After taking Tylenol, Tonja Rash was taken to Park Ridge Medical Center’s emergency room in Chattanooga, Tenn., on or about April 20, 2010. She experienced acute liver failure and was transferred to Vanderbilt University Medical Center on April 22. She died that day. Her husband and her father, as executor of her estate, filed a lawsuit against McNeil-PPC and Johnson & Johnson in the Philadelphia Court of Common Pleas in January 2013. Like Burdin’s, this lawsuit was later transferred to the federal MDL.
People have successfully sued Tylenol’s maker for injuries other than liver damage. These settlements include:
Bacteria-contaminated Children's Tylenol
Kindra Robertson sued McNeil, saying her 8-month-old son died after she gave him Children’s Tylenol that had been contaminated with the harmful bacteria Bacillus circulans. Kindra accused McNeil of knowing the bacteria was present in an ingredient used to make the batch of Children's Tylenol. Roberston agreed to settle her claims against McNeil in August 2016. After receiving notice of the settlement, U.S. District Judge John Kronstadt dismissed the lawsuit without prejudice.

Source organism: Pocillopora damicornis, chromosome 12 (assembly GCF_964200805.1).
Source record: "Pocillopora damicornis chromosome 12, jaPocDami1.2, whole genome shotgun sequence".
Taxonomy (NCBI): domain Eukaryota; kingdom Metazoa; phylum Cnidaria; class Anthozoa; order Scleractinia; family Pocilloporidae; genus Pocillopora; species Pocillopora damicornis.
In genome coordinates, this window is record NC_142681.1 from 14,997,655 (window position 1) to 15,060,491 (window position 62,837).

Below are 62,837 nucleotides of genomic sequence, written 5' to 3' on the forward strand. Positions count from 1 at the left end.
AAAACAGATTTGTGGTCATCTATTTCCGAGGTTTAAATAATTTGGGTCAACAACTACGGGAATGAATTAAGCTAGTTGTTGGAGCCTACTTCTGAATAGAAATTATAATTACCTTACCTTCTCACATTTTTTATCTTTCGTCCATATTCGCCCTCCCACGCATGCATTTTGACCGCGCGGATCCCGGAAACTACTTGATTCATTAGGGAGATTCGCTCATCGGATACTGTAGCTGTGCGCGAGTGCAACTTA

McNeil settled a lawsuit in March 2017 filed by a woman who says she developed the serious skin reaction Stevens-Johnson Syndrome (SJS) after taking Tylenol and Motrin together. The settlement came just a few hours after the trial jury in the case began deliberating. The FDA has warned about Tylenol’s link to rare, dangerous skin reactions, including SJS, and in 2013, it required manufacturers to include a warning in labels of acetaminophen drug products.
Emily Miller holds five Health Literacy certificates from the Centers for Disease Control and Prevention as well as a Bachelor of Science in Journalism from the University of Florida. She is a member of The Alliance of Professional Health Advocates, the American Association for the Advancement of Science and the Society for Technical Communication. Emily was diagnosed with a chronic illness as a child and has firsthand experience with many of the topics she writes about as a member of the Drugwatch team. She is an award-winning journalist who has reported on health and legal news for reputable organizations, including the South Florida Sun Sentinel, San Antonio Express-News, UF Health News and Reporters Committee for Freedom of the Press. She draws on her background as both a patient and a journalist to help readers understand complex health and legal topics.